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Green v. BWW Law Group, LLC

United States District Court, D. Maryland

May 3, 2018

ALBERT GREEN, JR., ET AL., Plaintiffs,
BWW LAW GROUP LLC, ET AL., Defendants.



         Pro Se Plaintiffs Albert Green, Jr., Ida Green, and Ephonia Green have sued Carrie M. Ward, Joseph Delozier, and the law firm that employs or employed them, BWW Law Group, LLC, alleging a single violation of the Fair Debt Collection Practices Act, 15 U.S.C. § 1692 et seq. (“FDCPA”), relating to a foreclosure proceeding in the Circuit Court for Prince George's County initiated against their residence at 4611 Palomino Crossing, Upper Marlboro, Maryland (the “Property”).[1]

         Several motions are pending before the Court. Defendants have filed a Second Motion to Dismiss.[2] ECF No. 18. In opposition, Plaintiffs have filed a Motion to Amend and to Respond to Defendants' Opposition (ECF No. 16) and a Motion for Summary Judgment (ECF No. 23). Plaintiffs have also filed several motions requesting discovery. These include: a Motion to Produce Discovery Materials (ECF No. 12) and a Motion for Overruling Objections (ECF No. 17). In response, Defendants filed a Motion to Stay Discovery (ECF No. 22) as well as a Motion to Stay Determination of Summary Judgment (ECF No. 25). Also pending before the Court is Plaintiffs' Motion Requesting a Jury Trial. ECF No. 26.

         For the reasons that follow, the Court GRANTS WITH PREJUDICE the Motion to Dismiss (ECF No. 18) and DENIES Plaintiffs' request for leave to amend the Complaint (ECF No. 16). All other motions are MOOT.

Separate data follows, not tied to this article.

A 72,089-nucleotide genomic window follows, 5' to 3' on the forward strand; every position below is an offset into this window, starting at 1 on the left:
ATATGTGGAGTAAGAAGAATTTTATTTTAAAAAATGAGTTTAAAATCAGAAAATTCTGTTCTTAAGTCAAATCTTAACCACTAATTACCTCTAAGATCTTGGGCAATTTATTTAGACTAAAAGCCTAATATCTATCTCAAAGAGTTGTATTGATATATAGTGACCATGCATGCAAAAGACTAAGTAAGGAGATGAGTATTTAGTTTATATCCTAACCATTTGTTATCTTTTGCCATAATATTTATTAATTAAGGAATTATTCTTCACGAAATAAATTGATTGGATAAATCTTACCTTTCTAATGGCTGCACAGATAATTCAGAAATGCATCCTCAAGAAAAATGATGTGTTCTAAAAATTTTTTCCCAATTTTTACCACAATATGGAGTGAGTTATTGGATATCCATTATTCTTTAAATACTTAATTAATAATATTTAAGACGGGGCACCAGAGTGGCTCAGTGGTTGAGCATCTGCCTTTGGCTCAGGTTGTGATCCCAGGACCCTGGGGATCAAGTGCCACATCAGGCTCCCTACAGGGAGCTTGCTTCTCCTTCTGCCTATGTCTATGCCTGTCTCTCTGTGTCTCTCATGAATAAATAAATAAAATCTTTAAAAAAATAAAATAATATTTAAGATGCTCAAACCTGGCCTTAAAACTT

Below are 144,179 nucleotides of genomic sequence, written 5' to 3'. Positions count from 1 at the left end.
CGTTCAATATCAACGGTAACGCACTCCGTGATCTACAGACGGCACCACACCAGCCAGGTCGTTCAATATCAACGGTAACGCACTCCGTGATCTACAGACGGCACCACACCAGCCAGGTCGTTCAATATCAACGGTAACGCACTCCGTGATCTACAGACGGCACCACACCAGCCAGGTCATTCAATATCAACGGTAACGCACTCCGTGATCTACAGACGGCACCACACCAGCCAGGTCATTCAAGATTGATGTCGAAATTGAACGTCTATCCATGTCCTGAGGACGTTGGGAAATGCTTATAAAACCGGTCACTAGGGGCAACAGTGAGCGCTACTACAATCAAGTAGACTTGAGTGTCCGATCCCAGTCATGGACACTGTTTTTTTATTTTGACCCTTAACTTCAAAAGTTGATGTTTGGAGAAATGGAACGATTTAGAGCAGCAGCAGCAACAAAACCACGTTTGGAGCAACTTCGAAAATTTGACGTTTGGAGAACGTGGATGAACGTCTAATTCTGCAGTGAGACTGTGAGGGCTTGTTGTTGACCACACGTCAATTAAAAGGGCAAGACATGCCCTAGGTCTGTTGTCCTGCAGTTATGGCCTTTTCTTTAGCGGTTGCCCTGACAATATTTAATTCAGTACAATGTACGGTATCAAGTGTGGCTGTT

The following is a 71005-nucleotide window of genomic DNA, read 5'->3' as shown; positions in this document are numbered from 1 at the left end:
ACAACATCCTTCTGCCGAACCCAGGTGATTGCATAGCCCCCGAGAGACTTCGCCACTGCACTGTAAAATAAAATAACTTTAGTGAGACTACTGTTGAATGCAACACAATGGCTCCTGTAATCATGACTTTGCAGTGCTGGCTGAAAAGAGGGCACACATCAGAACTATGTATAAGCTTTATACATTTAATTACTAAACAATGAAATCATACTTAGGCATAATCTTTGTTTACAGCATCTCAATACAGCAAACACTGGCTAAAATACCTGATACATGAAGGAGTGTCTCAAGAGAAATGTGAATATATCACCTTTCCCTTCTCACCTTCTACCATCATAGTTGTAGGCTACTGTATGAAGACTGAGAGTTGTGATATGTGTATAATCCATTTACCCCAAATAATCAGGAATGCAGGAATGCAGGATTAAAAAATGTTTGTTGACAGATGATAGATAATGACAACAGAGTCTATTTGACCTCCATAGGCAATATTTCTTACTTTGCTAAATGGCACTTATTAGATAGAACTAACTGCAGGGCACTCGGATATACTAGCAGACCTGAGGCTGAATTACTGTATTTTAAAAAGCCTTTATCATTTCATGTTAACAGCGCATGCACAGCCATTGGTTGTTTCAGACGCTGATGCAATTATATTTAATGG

On September 12, 2011, Plaintiffs entered into a mortgage loan agreement with Monarch Bank in connection with their purchase of the Property. ECF No. 3-2 at 16-34.[3] The loan agreement included a Promissory Note which was subsequently transferred to Wells Fargo Bank, N.A. Id. On December 2, 2013, Plaintiffs defaulted on their loan repayment obligations. Id. at 55. As a result, on September 30, 2014, BWW Law Group sent them a letter concerning the debt. ECF No. 3-4. This letter contains a debt collector warning and includes information about the lien, current creditor, and loan balance. Id. Shortly after the issuance of this letter, Carrie M. Ward, among other individuals who are not named in the present suit, was appointed as Substitute Trustee under the Deed of Trust. ECF No. 3-2 at 43-44.

         On April 9, 2015, the Substitute Trustees filed an Order to Docket Foreclosure against the Property in the Circuit Court for Prince George's County. WBGLMC v. Green, No. CAEF15-08484. The Property was sold at a foreclosure sale and, on January 31, 2017, the state court entered an order ratifying the sale. ECF No. 3-5.

         On March 6, 2017, Plaintiffs sent Defendants a request to validate the debt. ECF No. 1 ¶ 9; ECF No. 1-2. On March 21, 2017, Plaintiffs contested the foreclosure sale by filing a Motion to Overturn Foreclosure for Mortgage Fraud, which the state court denied on April 14, 2017, construing the motion to be exceptions to the sale.[4] ECF No. 3-7. Plaintiffs continued to file various motions challenging the foreclosure sale, all but one of which the state court has denied. See WBGLMC v. Green, No. CAEF15-08484.